UPDATED, September 5, 2020, 4:54 p.m.: New York City’s annual tax lien sale was pushed back at the 11th hour Friday — and both state and city officials are taking credit for giving homeowners and landlords a break.
Gov. Andrew Cuomo and Attorney General Letitia James announced an executive order Friday delaying the city’s lien sale on overdue property taxes, water and sewer bills until at least Oct. 4. Minutes after the governor’s press release was blasted out, Mayor Bill de Blasio announced separately that the city would postpone the sale through Sept. 25 — the differing date reflecting the two administrations’ apparent failure to communicate. On Saturday, one day after the initial announcement, James released another statement underscoring that the state’s order supersedes the mayor’s decision. She said her office would take action against the city if it tried to resume the sale in September.
“Make no mistake: If any local government, including New York City, attempts to enforce liens during that period, my office will move to stop them and protect homeowners,” she said.
The city’s Department of Finance administers the sale, selling the owners’ outstanding debt to a nonprofit trust that can ultimately foreclose and take control of the property.
The sale was initially slated for May, but the city put it off until Sept. 4, citing the financial pressures of the pandemic. But in the weeks leading up to the sale, real estate groups, housing advocates and elected officials called for the city to postpone the sale again. On Wednesday, James, along with state and city elected officials, held a rally outside the Department of Finance’s headquarters to pressure de Blasio.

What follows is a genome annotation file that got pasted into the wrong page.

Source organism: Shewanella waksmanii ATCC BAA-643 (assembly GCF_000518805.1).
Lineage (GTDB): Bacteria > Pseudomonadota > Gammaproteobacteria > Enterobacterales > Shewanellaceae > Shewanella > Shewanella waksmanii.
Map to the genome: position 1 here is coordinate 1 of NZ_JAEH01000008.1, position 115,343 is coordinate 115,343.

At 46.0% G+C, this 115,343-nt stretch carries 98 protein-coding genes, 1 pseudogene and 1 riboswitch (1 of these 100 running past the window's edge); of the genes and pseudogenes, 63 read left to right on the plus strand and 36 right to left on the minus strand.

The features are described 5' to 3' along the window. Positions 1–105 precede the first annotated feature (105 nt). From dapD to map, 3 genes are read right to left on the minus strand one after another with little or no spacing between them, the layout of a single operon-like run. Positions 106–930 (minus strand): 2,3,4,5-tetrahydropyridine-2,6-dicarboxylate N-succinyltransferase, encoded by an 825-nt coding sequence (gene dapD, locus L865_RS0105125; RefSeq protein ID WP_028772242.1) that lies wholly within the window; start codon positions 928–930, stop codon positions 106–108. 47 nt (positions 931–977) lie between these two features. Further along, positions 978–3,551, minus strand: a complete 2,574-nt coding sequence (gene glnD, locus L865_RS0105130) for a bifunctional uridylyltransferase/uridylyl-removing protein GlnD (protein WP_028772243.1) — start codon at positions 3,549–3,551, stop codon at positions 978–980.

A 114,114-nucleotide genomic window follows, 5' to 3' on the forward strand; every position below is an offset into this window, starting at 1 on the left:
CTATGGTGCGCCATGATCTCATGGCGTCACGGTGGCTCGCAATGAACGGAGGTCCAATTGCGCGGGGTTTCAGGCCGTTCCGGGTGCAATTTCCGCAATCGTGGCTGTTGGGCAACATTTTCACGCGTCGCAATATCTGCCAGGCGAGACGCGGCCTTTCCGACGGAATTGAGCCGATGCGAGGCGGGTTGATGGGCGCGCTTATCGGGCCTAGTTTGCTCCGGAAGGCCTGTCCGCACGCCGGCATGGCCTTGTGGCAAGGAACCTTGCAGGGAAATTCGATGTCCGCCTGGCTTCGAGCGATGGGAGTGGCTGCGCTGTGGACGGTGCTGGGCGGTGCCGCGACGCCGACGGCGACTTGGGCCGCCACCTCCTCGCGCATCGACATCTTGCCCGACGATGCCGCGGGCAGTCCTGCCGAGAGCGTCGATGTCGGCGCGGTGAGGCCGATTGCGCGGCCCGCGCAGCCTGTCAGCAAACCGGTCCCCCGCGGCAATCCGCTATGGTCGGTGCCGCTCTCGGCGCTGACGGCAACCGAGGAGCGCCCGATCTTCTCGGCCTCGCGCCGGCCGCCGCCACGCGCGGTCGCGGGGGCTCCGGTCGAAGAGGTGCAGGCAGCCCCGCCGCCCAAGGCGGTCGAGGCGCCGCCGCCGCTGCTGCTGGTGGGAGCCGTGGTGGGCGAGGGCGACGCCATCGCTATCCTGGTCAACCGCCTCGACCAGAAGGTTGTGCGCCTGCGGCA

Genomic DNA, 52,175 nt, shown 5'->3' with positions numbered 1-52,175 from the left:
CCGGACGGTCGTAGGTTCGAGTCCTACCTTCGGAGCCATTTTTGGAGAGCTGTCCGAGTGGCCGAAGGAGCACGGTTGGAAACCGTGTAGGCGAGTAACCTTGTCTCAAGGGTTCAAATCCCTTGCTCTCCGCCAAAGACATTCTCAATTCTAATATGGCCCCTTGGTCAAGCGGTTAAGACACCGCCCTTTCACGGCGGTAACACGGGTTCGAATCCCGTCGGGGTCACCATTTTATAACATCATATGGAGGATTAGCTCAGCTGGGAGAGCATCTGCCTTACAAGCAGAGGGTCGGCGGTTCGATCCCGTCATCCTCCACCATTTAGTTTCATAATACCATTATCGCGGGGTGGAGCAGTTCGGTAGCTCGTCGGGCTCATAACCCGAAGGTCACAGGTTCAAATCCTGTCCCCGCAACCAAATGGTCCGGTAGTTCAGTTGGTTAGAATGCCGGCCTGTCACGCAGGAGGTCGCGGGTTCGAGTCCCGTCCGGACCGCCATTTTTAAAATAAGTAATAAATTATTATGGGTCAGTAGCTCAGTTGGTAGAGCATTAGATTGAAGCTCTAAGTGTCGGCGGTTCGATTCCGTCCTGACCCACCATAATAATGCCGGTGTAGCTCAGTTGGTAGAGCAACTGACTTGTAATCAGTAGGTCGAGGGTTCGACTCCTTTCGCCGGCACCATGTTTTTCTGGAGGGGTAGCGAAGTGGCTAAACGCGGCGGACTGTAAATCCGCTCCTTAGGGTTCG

According to the Brooklyn Eagle, James indicated that barring city action, she would call on Cuomo to “step in and stop this madness.”
“As the economic impacts of Covid-19 rage on, the tax lien sale puts an unnecessary financial burden on New York’s homeowners, and especially communities of color,” James said in a statement Friday. “It is the responsibility of government to relieve the financial hardships of the people wherever possible, not exacerbate them.”
But the city is also suffering financial hardship, with a deficit in the billions of dollars. Selling tax liens would have raised tens of millions — a veritable rounding error, given the size of the budget gap. Still, de Blasio had resisted postponing the sale again until Friday.
“Covid-19 has hit the pocketbooks of New Yorkers hard, and we’re doing whatever we can to give New Yorkers some relief,” de Blasio said in a statement.
Representatives for the mayor’s office did not immediately respond to a request seeking comment.
Critics of the lien sale have complained for years that owners sometimes lose properties because they do not realize they were in arrears. “We urge the city to lay out a robust plan for contacting and assisting at-risk property owners over the coming weeks,” said a number of Queens elected officials Friday in a press release applauding the postponement.
Jay Martin, who runs the small-landlord group Community Housing Improvement Program, also cheered the news.
“The tax lien sale would have done permanent damage to thousands of struggling building owners and their tenants,” he said. “But this is just a temporary measure. Renters in New York still badly need help from the federal government. It is past time that Congress acted.”
Write to Kathryn Brenzel at [email protected]
This story was updated to reflect a statement issued by Letitia James on Sept. 5.